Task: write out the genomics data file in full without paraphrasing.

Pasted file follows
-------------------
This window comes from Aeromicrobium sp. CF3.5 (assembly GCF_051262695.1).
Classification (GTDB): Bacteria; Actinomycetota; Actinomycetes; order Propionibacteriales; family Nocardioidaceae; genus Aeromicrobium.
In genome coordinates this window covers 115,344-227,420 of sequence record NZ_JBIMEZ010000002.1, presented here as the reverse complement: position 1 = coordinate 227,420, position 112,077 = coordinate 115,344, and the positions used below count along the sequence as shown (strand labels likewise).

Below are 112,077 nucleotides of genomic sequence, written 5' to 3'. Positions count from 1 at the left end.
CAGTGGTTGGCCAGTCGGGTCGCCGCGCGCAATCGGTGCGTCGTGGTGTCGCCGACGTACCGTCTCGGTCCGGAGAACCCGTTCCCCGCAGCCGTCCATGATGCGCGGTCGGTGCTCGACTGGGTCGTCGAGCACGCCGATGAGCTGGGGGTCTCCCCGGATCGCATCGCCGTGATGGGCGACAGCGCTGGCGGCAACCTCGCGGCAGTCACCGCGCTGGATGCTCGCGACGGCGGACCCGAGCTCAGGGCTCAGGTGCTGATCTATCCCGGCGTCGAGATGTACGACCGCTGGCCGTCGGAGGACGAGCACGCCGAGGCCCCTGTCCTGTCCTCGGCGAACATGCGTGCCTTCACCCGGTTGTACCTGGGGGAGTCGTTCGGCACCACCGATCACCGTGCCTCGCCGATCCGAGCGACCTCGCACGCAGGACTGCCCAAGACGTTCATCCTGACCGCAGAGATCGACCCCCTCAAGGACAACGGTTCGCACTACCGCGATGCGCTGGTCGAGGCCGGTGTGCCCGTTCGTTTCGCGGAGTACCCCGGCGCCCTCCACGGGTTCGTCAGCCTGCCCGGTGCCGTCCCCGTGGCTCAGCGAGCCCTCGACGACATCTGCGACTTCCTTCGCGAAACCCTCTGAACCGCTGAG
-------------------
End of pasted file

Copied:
This window comes from Aeromicrobium sp. CF3.5 (assembly GCF_051262695.1).
Classification (GTDB): Bacteria; Actinomycetota; Actinomycetes; order Propionibacteriales; family Nocardioidaceae; genus Aeromicrobium.
In genome coordinates this window covers 115,344-227,420 of sequence record NZ_JBIMEZ010000002.1, presented here as the reverse complement: position 1 = coordinate 227,420, position 112,077 = coordinate 115,344, and the positions used below count along the sequence as shown (strand labels likewise).

Below are 112,077 nucleotides of genomic sequence, written 5' to 3'. Positions count from 1 at the left end.
CAGTGGTTGGCCAGTCGGGTCGCCGCGCGCAATCGGTGCGTCGTGGTGTCGCCGACGTACCGTCTCGGTCCGGAGAACCCGTTCCCCGCAGCCGTCCATGATGCGCGGTCGGTGCTCGACTGGGTCGTCGAGCACGCCGATGAGCTGGGGGTCTCCCCGGATCGCATCGCCGTGATGGGCGACAGCGCTGGCGGCAACCTCGCGGCAGTCACCGCGCTGGATGCTCGCGACGGCGGACCCGAGCTCAGGGCTCAGGTGCTGATCTATCCCGGCGTCGAGATGTACGACCGCTGGCCGTCGGAGGACGAGCACGCCGAGGCCCCTGTCCTGTCCTCGGCGAACATGCGTGCCTTCACCCGGTTGTACCTGGGGGAGTCGTTCGGCACCACCGATCACCGTGCCTCGCCGATCCGAGCGACCTCGCACGCAGGACTGCCCAAGACGTTCATCCTGACCGCAGAGATCGACCCCCTCAAGGACAACGGTTCGCACTACCGCGATGCGCTGGTCGAGGCCGGTGTGCCCGTTCGTTTCGCGGAGTACCCCGGCGCCCTCCACGGGTTCGTCAGCCTGCCCGGTGCCGTCCCCGTGGCTCAGCGAGCCCTCGACGACATCTGCGACTTCCTTCGCGAAACCCTCTGAACCGCTGAG